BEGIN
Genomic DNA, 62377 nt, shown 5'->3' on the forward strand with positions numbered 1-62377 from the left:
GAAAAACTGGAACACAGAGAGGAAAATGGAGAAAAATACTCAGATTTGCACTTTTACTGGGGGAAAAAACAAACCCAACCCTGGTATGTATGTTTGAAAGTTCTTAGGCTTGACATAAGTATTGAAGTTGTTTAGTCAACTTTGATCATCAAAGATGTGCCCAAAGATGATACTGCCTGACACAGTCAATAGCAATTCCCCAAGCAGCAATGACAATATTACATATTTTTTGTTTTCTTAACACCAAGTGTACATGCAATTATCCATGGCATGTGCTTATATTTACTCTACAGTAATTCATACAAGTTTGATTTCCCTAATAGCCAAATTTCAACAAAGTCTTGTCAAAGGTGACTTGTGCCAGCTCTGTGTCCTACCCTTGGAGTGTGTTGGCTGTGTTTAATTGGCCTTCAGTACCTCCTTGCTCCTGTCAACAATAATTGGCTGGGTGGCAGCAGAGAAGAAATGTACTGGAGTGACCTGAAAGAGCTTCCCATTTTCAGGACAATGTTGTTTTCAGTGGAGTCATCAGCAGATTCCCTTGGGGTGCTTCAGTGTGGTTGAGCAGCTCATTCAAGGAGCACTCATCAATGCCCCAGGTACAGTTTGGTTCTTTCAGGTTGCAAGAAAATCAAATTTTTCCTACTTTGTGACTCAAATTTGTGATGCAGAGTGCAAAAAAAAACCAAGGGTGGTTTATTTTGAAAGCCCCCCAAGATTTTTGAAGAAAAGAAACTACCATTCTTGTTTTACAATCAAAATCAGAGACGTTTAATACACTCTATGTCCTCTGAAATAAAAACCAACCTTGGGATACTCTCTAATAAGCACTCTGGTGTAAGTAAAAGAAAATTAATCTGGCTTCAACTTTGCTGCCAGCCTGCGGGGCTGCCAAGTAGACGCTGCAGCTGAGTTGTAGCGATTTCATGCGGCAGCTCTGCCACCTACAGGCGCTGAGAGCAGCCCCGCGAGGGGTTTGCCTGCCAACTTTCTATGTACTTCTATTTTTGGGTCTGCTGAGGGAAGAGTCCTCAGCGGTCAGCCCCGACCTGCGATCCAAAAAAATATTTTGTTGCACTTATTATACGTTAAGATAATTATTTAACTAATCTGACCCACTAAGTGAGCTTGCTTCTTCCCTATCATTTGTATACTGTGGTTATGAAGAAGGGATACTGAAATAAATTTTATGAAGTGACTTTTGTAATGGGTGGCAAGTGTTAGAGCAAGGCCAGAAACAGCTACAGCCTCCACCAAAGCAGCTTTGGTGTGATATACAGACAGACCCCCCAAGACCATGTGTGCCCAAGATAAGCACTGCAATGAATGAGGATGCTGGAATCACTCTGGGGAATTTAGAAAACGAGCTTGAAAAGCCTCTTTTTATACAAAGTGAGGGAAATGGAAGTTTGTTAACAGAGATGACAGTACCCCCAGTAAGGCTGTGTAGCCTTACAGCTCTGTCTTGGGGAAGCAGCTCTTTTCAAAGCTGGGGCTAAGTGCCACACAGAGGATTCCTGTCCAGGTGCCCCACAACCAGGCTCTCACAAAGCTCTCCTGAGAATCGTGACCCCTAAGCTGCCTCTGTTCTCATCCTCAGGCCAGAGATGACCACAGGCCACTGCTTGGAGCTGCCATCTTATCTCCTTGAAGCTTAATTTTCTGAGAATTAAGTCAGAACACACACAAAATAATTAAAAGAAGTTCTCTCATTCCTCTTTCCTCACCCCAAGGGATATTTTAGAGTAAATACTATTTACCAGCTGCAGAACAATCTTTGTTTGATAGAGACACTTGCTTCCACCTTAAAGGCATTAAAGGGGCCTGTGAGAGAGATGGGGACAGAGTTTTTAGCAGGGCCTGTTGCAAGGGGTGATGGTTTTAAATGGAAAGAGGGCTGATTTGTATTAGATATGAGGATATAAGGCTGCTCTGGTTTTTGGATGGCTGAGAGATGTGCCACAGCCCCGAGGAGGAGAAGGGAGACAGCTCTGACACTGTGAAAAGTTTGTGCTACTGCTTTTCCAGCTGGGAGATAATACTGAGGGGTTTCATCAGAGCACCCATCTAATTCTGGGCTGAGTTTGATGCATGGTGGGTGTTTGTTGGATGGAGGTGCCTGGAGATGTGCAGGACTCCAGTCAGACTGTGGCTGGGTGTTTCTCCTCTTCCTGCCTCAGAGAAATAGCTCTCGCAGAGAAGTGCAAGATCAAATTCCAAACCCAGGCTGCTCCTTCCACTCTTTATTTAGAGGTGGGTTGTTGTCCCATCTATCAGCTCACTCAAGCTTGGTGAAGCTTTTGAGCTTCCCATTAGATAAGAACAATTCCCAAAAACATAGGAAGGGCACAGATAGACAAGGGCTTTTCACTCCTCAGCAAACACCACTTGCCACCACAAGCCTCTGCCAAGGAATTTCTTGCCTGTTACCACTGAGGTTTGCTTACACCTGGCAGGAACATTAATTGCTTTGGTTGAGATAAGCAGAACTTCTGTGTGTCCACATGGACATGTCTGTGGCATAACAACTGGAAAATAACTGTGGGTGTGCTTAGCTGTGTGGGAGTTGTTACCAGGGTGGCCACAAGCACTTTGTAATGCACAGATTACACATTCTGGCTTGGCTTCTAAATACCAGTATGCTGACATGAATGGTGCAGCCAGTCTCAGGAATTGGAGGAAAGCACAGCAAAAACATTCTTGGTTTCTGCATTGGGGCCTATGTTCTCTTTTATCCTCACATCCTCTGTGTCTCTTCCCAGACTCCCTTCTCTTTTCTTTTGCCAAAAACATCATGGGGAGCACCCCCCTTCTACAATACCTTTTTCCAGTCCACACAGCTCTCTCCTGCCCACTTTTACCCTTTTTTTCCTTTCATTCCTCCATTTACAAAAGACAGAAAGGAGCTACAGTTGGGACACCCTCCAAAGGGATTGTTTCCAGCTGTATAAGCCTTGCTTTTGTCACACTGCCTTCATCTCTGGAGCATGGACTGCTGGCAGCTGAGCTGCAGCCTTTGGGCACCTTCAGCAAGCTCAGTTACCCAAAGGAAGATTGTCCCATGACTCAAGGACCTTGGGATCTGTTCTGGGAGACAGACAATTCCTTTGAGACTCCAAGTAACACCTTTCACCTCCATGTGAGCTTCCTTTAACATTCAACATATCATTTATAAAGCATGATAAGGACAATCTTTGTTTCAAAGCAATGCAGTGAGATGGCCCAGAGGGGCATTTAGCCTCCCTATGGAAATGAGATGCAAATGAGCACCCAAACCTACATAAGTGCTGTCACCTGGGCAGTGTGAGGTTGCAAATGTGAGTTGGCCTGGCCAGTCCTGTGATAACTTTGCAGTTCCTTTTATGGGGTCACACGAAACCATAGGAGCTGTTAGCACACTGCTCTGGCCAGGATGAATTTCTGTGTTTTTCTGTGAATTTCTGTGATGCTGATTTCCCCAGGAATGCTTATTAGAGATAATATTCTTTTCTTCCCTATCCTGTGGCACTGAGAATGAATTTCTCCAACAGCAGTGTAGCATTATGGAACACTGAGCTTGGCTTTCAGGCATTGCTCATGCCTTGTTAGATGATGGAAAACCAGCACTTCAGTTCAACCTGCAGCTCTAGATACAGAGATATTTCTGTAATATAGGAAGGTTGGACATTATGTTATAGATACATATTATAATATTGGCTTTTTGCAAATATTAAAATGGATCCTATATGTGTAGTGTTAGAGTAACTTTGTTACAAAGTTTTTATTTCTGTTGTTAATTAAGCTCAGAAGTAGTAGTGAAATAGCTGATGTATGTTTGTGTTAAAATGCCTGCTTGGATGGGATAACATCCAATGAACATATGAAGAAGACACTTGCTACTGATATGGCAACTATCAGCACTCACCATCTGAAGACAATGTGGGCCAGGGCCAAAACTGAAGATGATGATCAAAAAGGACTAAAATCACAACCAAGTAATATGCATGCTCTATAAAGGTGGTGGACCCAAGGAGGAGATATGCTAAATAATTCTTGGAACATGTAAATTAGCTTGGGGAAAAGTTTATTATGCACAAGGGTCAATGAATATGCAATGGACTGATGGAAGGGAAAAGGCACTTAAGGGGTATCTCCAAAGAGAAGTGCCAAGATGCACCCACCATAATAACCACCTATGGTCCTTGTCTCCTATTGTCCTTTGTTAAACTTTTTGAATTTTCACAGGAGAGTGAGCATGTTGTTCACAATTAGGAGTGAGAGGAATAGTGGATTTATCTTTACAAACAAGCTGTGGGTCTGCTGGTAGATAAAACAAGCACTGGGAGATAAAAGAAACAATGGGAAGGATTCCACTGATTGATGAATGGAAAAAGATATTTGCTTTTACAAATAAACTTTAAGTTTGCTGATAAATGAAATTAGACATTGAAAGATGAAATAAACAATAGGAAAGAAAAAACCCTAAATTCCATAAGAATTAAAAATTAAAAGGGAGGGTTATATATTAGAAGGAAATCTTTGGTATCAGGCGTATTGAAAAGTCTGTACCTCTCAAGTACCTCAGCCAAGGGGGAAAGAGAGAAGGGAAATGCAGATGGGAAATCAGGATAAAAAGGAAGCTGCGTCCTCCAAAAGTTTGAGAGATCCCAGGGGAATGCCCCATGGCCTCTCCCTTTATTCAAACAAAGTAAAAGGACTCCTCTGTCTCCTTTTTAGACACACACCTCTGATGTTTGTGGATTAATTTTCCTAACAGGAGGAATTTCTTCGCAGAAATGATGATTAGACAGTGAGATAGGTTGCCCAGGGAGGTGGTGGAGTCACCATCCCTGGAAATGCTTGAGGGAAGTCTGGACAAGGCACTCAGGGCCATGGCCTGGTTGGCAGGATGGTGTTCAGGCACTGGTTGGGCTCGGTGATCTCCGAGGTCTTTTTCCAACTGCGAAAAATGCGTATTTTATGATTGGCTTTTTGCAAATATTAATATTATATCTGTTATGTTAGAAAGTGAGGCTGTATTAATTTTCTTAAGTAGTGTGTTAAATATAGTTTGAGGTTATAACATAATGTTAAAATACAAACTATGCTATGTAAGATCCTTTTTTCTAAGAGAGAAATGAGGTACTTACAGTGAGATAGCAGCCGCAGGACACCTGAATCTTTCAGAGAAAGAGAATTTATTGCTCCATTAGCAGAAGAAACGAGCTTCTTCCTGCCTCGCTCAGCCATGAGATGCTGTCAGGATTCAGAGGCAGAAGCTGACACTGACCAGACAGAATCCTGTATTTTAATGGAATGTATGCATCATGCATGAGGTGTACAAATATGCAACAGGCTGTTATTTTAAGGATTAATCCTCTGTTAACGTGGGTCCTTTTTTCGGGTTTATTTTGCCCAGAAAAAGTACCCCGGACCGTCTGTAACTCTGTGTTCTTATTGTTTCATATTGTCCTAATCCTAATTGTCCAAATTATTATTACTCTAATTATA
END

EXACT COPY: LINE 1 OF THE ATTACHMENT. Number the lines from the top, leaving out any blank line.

Genomic DNA, 62377 nt, shown 5'->3' on the forward strand with positions numbered 1-62377 from the left: